After a year and a half of treatment at a state mental health facility, a Trafalgar woman accused of drowning her 3-year-old son is now fit to stand trial.
Amanda Smith, 36, completed treatment at Logansport State Hospital as of last month, and the judge has set a trial date for September.
Police said Smith drowned her 3-year-old son, Jacob, in the bathtub at her apartment in February 2012. She told police that she thought her family was turning her son against her and that she saw nothing good coming out of his life, according to court documents. Smith was charged with murder and attempted murder.
Psychologists determined Smith was not mentally competent to assist her attorneys with her defense. Johnson Superior Court 2 Judge Cynthia Emkes ruled Smith was not competent, and the trial was postponed while she received treatment.
Last month, the state hospital where Smith is being treated sent an updated report that she had finished her treatment and was ready for trial. Emkes has asked for two psychologists who had met Smith before to do new evaluations of whether she is competent and can assist with her own defense, Prosecutor Brad Cooper said.
Smith’s attorneys plan an insanity defense, meaning that a mental illness prevented Smith from understanding what she was doing was wrong, attorney Andy Roesener said. A person found not guilty of a crime due to reason of insanity does not serve prison time but could be committed to an inpatient mental health facility or be ordered to continue receiving treatment for an illness, he said.
Smith’s current mental state is a factor only in determining whether she can stand trial. Smith’s attorneys will defend her by presenting evidence to show she was mentally ill at the time of the drowning, while the prosecution will try to prove she knew and understood what she was doing and committed murder.
On Feb. 27, 2012, Smith told police she drowned her son in the bathtub to end any misery he would face in the future, according to police reports. She called police about 9 p.m. and swung an ax at officers before she surrendered and was arrested, police reports said. Paramedics found the child, who was unresponsive, in a bedroom and rushed him to Johnson Memorial Hospital, where he was pronounced dead.
Smith was convicted of child neglect after a March 2009 arrest in which police said she was smoking crack in a Greenwood apartment, with Jacob in the home. She was arrested again in April 2010 when she called police to report she and her boyfriend had been smoking crack in their Franklin home, according to court records.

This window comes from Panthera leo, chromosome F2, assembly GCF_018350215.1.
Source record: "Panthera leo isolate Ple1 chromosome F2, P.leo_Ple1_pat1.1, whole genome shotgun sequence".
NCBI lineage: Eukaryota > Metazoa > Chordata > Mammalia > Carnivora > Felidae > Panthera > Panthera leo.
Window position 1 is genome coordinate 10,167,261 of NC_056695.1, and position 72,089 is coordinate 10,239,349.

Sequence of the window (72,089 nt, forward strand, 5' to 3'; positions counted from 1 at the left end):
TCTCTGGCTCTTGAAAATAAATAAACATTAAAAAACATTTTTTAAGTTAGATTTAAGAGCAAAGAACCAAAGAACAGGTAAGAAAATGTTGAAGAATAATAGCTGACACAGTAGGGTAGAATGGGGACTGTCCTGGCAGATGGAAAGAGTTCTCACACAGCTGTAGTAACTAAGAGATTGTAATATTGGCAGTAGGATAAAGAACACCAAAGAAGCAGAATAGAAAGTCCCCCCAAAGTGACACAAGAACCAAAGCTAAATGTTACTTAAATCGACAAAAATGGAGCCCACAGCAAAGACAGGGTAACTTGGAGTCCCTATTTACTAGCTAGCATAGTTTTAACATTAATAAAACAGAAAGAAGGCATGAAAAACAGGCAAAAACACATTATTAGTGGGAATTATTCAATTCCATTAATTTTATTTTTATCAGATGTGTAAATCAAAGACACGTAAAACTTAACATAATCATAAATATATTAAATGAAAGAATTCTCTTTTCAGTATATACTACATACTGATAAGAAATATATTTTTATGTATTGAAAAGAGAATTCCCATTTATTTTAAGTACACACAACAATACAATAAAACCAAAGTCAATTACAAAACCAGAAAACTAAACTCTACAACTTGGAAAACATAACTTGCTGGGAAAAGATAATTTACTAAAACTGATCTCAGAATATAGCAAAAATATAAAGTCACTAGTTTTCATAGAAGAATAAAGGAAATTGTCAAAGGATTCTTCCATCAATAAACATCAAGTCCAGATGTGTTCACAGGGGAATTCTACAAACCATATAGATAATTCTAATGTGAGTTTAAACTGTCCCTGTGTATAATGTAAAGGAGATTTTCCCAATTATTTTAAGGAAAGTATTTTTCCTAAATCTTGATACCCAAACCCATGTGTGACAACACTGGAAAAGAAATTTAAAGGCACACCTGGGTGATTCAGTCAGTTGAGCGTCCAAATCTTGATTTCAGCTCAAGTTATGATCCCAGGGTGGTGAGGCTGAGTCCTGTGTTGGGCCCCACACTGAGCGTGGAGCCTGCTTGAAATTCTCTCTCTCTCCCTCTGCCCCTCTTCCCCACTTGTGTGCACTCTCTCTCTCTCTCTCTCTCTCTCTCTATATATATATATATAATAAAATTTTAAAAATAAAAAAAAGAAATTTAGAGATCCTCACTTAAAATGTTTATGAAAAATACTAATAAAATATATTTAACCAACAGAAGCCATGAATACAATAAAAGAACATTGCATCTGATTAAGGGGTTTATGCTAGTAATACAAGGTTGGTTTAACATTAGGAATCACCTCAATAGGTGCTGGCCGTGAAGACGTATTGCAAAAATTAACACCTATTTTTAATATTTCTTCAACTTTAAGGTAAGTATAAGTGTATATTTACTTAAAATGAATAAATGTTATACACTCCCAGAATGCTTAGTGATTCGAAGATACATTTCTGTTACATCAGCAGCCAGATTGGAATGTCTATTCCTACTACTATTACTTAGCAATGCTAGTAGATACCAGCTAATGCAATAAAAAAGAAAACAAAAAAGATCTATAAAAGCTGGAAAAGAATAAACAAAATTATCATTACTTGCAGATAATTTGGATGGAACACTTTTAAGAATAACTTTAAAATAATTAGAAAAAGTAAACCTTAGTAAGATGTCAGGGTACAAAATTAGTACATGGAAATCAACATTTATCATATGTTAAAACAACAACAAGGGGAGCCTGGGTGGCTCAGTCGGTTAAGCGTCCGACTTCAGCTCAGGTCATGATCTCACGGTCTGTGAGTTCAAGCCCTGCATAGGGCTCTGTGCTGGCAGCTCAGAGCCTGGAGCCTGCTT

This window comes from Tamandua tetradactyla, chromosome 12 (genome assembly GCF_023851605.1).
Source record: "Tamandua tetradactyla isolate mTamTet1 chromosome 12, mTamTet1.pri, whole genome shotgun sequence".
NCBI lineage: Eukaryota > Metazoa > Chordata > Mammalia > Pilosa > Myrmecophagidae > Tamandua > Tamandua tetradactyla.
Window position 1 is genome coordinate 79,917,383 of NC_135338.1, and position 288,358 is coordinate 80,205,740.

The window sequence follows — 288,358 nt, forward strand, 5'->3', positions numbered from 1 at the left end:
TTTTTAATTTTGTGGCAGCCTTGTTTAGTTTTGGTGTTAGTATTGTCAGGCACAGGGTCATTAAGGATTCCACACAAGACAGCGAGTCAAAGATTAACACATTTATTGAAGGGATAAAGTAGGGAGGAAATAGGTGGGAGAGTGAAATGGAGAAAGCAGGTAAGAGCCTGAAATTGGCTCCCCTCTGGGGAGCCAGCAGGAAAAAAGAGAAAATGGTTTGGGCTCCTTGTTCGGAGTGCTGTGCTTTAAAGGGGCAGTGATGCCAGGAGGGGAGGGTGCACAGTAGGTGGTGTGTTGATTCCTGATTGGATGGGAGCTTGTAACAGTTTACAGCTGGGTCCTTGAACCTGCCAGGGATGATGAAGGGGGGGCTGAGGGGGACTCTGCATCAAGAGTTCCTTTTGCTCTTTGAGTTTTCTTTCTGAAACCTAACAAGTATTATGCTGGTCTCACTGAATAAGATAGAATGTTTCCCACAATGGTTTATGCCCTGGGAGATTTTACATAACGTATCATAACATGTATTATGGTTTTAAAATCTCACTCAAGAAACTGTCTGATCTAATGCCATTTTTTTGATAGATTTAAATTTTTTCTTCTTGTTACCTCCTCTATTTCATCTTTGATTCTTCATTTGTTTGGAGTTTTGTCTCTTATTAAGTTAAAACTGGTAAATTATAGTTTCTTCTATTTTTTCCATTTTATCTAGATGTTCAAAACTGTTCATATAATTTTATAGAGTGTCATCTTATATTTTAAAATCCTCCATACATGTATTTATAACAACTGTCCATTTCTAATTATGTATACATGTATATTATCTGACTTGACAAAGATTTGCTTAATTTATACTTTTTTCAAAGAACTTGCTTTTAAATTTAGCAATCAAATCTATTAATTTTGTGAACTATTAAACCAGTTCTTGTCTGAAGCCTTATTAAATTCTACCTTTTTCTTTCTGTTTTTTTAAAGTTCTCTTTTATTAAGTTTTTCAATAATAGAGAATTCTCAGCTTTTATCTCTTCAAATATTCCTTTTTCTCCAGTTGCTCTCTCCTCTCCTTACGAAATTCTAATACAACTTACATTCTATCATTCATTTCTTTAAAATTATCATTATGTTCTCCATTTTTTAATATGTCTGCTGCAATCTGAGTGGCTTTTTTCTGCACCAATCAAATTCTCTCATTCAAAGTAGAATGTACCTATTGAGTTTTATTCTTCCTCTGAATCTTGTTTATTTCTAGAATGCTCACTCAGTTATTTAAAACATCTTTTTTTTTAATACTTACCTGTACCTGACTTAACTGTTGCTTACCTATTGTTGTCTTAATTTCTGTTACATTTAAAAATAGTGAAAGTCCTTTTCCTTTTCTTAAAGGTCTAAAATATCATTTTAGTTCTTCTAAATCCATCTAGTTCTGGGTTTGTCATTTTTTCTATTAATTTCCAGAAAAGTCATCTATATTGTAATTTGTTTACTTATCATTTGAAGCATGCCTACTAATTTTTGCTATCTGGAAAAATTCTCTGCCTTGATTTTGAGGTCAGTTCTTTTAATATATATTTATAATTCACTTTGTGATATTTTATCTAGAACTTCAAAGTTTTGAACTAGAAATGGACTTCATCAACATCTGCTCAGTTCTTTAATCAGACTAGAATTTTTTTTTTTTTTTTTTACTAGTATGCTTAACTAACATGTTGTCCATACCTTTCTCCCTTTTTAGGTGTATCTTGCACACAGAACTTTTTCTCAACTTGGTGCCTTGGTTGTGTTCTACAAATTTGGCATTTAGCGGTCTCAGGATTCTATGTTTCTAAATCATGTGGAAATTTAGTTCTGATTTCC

She also had an ongoing case in a local court over visitation and custody of Jacob. Her mother had custody of the child, but about a month before his death the court allowed Smith to have weekly overnight visits at her Trafalgar apartment. It was during one of those visits that police said Smith killed the child.
Monitoring to continue
A key part of the criminal case will be reports and testimony from psychologists who evaluated Smith’s mental state after the incident. But one of the doctors who completed an evaluation, Dr. Richard Lawlor, has died since the case was filed, and his report no longer can be used because he can’t be questioned, Cooper said.
“It’s going to be very difficult to replace him. Someone is going to have to look back two years ago to her judge her sanity off of records,” Cooper said.
Information about any mental health conditions, copies of psychological reviews and reports from the state facility of her treatment are confidential. Other local court case files said she had been diagnosed as schizophrenic.
Psychologists also are being asked to check on her current mental health, and she will be monitored while being held at the Rockville Correctional Facility. If at any point she is determined to not be competent again, the trial would be postponed once more, Cooper said.
Although Smith wasn’t able to stand trial for about a year and a half, Cooper said, he says he can prove that Smith knew what she was doing when she killed her son. He wants to get the trial started as soon as possible before any more complications could arise.
“We’re going to go forward. It’s just a matter of the court determining she’s (still) competent in order to get this in front of the jury,” Cooper said.
Gag order still in effect
The delay in the case should have no effect on Smith’s defense, which relies on proving that she was mentally ill when the death occurred, Roesener said.
“Our evidence will center on that, and we thought she was so ill at the time she couldn’t appreciate the wrongfulness of what she was doing,” Roesener said.
A gag order, which prevents police from talking about or releasing information about the case, is still in effect, Cooper said. The judge granted the gag order on March 20, 2012, and it remains in effect until she removes it, he said.
The prosecutor requested the gag order early in the case because he said police were talking about details they shouldn’t have been releasing. He also didn’t want the case to get moved outside the county if the judge determines that potential jurors are prejudiced because of media coverage, he said.
Smith’s case is the only pending murder case in the county right now, Cooper said. She also faces a charge of battery resulting in bodily injury after police said she pushed a correctional officer at the Johnson County jail over a bench, knocking him unconscious and fracturing his arm, according to court documents.
Smith is being held at the state facility in Rockville due to her condition, according to court documents. She will be transported to Johnson County for any future court hearings, with the next hearing set for June.